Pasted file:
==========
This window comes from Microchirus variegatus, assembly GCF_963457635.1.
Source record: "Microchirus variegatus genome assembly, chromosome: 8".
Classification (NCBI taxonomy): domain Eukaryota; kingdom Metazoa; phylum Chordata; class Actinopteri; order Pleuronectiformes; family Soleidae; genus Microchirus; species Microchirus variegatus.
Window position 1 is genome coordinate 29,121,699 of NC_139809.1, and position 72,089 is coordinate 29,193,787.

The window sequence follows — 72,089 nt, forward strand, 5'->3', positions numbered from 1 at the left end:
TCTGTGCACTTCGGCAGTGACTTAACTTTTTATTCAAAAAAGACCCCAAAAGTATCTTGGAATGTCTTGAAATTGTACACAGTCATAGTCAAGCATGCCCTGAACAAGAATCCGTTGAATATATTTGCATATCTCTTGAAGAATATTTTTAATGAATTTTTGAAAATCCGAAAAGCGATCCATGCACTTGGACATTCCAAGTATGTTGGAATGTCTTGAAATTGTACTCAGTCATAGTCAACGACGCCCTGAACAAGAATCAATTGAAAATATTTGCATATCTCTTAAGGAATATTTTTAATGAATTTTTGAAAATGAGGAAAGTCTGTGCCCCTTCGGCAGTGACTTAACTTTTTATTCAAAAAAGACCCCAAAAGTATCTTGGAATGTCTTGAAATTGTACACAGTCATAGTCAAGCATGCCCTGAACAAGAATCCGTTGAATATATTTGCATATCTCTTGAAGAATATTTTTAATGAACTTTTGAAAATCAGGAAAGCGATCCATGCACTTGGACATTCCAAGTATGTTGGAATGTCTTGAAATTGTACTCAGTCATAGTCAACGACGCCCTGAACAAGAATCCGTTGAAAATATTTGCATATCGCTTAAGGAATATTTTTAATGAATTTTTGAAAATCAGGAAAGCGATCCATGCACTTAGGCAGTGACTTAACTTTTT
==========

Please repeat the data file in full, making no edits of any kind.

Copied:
This window comes from Microchirus variegatus, assembly GCF_963457635.1.
Source record: "Microchirus variegatus genome assembly, chromosome: 8".
Classification (NCBI taxonomy): domain Eukaryota; kingdom Metazoa; phylum Chordata; class Actinopteri; order Pleuronectiformes; family Soleidae; genus Microchirus; species Microchirus variegatus.
Window position 1 is genome coordinate 29,121,699 of NC_139809.1, and position 72,089 is coordinate 29,193,787.

The window sequence follows — 72,089 nt, forward strand, 5'->3', positions numbered from 1 at the left end:
TCTGTGCACTTCGGCAGTGACTTAACTTTTTATTCAAAAAAGACCCCAAAAGTATCTTGGAATGTCTTGAAATTGTACACAGTCATAGTCAAGCATGCCCTGAACAAGAATCCGTTGAATATATTTGCATATCTCTTGAAGAATATTTTTAATGAATTTTTGAAAATCCGAAAAGCGATCCATGCACTTGGACATTCCAAGTATGTTGGAATGTCTTGAAATTGTACTCAGTCATAGTCAACGACGCCCTGAACAAGAATCAATTGAAAATATTTGCATATCTCTTAAGGAATATTTTTAATGAATTTTTGAAAATGAGGAAAGTCTGTGCCCCTTCGGCAGTGACTTAACTTTTTATTCAAAAAAGACCCCAAAAGTATCTTGGAATGTCTTGAAATTGTACACAGTCATAGTCAAGCATGCCCTGAACAAGAATCCGTTGAATATATTTGCATATCTCTTGAAGAATATTTTTAATGAACTTTTGAAAATCAGGAAAGCGATCCATGCACTTGGACATTCCAAGTATGTTGGAATGTCTTGAAATTGTACTCAGTCATAGTCAACGACGCCCTGAACAAGAATCCGTTGAAAATATTTGCATATCGCTTAAGGAATATTTTTAATGAATTTTTGAAAATCAGGAAAGCGATCCATGCACTTAGGCAGTGACTTAACTTTTT